Trump’s Cabinet taking shape
Donald Trump continued to form his administration this week, nominating three staunch conservatives for senior national security positions and unveiling his plans for his first acts as president. The presidentelect named Alabama Sen. Jeff Sessions as his attorney general, Rep. Mike Pompeo of Kansas as CIA chief, and retired Lt. Gen. Michael Flynn as White House national security adviser. Congressional Republicans praised the nominations, but Democrats voiced objections to Flynn, who has said Islam is not a religion but “a political ideology,” and Sessions, who was once denied a federal judgeship after being accused of making racist comments. (See Talking Points.) In a surprise move, Trump met with one of his fiercest Republican critics, 2012 presidential nominee Mitt Romney, as a potential pick for secretary of state. He was also considering retired Gen. James Mattis for Defense secretary, and investment banker Steven Mnuchin as Treasury secretary. Kansas Secretary of State Kris Kobach, a candidate for Homeland Security chief, was photographed holding a plan that included restarting a controversial registry of immigrants from Muslim-majority countries.
In a YouTube video, Trump promised to take several executive actions on his first day as president, including withdrawing the U.S. from the Trans-Pacific Partnership trade deal, removing limits on domestic energy production, and introducing new restrictions on government officials moving into lobbying. The president-elect also gave a wide-ranging interview to The New York Times, in which he disavowed his alt-right supporters and suggested he was disinclined to launch a criminal investigation into his former opponent, Hillary Clinton, saying it would be “very, very divisive for the country.”
What the editorials said
President-elect Trump is making some “dangerous appointments,” said The Washington Post. Pompeo was “one of the more fanatical purveyors of conspiracy theories” about the terrorist attacks on Benghazi. Flynn is a respected military tactician with “considerable experience fighting al Qaida” in Afghanistan and Iraq. But he has worrying links to Russia—he sat next to President Vladimir Putin at an event for RT, the country’s propaganda outlet—and was sacked as head of the Defense Intelligence Agency for “bad management.” Flynn has tweeted that “Fear of Muslims is RATIONAL.” His influence in the White House could “presage a harsh and counterproductive U.S. approach to the Muslim world.”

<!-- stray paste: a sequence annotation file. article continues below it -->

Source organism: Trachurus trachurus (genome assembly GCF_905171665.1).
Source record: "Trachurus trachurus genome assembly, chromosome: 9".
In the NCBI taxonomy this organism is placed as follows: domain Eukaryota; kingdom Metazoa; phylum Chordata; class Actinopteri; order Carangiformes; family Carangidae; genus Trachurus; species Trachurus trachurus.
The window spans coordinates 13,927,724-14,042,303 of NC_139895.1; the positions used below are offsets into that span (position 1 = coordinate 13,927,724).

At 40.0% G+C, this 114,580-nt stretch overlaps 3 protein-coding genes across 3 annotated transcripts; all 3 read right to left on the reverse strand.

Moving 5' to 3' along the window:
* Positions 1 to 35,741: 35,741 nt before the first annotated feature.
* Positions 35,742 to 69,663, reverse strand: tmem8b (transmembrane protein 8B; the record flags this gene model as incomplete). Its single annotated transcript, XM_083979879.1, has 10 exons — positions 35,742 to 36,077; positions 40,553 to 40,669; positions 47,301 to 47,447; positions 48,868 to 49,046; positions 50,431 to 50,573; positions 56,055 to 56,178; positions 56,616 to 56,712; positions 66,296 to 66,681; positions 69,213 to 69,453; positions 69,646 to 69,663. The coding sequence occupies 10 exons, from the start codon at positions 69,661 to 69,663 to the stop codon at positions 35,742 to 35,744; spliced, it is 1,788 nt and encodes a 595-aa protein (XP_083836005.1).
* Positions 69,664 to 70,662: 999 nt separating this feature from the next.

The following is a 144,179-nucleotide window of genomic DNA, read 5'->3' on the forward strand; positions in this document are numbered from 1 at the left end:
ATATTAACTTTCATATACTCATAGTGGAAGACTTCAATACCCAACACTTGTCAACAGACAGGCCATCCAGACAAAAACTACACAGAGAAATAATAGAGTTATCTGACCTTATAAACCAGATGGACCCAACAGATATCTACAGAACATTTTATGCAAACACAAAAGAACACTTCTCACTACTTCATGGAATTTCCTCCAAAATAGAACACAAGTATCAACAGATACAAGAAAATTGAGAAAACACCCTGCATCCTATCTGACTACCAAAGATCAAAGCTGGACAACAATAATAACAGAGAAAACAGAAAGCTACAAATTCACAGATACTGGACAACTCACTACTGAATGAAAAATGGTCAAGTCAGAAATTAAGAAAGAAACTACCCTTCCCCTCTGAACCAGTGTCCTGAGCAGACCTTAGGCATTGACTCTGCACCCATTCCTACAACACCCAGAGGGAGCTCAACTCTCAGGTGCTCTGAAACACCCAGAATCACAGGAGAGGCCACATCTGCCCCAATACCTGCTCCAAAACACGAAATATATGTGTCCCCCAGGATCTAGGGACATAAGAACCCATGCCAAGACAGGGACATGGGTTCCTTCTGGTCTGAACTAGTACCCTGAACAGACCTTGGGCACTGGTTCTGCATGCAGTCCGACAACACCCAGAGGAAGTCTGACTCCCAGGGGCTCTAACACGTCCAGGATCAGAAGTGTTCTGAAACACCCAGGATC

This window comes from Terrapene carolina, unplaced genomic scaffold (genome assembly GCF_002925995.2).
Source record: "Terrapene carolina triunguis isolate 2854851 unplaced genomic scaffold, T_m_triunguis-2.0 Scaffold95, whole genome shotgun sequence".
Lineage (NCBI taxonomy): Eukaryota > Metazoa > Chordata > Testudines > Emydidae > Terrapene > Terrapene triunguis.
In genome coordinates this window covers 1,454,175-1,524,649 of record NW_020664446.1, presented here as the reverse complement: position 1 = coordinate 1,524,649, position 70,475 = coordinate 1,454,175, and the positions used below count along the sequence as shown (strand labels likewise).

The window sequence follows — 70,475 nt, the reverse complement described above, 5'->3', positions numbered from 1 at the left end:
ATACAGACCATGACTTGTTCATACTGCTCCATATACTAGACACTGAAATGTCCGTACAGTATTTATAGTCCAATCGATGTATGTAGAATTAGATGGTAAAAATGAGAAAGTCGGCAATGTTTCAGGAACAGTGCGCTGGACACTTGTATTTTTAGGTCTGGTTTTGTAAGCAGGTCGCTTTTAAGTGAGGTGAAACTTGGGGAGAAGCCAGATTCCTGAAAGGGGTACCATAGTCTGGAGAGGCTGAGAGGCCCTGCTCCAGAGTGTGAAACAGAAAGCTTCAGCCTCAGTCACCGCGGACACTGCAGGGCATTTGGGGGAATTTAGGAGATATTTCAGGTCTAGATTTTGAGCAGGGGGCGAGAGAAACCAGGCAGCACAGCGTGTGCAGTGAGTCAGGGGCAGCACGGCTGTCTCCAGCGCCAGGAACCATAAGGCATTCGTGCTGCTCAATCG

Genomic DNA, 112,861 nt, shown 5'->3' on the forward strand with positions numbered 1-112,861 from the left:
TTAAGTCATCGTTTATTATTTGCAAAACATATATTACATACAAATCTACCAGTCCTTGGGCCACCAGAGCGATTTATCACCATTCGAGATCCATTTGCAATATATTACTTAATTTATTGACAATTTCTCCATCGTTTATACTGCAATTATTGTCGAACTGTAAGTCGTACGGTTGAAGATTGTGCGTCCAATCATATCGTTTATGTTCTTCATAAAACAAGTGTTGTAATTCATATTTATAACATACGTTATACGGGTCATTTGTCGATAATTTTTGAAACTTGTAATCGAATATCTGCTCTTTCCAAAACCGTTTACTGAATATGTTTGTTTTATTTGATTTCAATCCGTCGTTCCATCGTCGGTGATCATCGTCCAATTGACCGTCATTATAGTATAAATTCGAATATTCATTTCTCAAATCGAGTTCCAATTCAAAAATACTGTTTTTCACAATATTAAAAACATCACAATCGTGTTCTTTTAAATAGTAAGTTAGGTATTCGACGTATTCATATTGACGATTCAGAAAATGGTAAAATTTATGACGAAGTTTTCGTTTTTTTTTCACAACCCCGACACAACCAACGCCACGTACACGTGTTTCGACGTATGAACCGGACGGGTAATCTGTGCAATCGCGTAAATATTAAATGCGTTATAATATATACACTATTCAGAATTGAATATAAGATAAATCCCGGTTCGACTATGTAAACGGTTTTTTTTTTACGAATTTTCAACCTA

What’s encouraging is that Trump “appears to be looking for figures of stature outside his inner circle,” said The Wall Street Journal. Pompeo, a talented Army veteran and Harvard law graduate, is the president-elect’s “most impressive appointment” yet. And although Trump may not make Romney his secretary of state—South Carolina Gov. Nikki Haley and former New York Mayor Rudy Giuliani are also under consideration—“ the outreach to a former antagonist shows a willingness to expand his governing coalition and unify the GOP.”
What the columnists said
Back in April, Trump promised he’d become “so presidential” if elected, said Ruth Marcus in The Washington Post. We’re still waiting. The president-elect’s tweets are as angry and petty as ever, and he refuses to address concerns over his conflicts of interest and nepotism. (See Controversy.) His nominations of angry, white male conservatives indicate that his “election night promise to ‘bind the wounds of division’ was empty rhetoric.”
There’s one thread that runs through these appointments: white nationalism, said Jamelle Bouie in Slate.com. Sessions, Flynn, and chief strategist Steve Bannon have all made it clear they believe “in the political and cultural dominance of white Americans.” With them in charge, we can expect the Trump administration to “pursue discriminatory policy on voting, to empower local police departments to operate with impunity against communities of color,” and to curtail the rights and freedoms of innocent Muslims.
Sorry, but the media’s “incessant scaremongering” is way out of proportion, said Kyle Smith in the New York Post. Every move by the Trump transition team is greeted with hysteria. By keeping “the outrage meter up to 11 at all times,” the media risks desensitizing people so much that they’ll “shrug off any genuine White House scandals” that do arise. The media should at least wait until Inauguration Day “before it declares the end of the world.”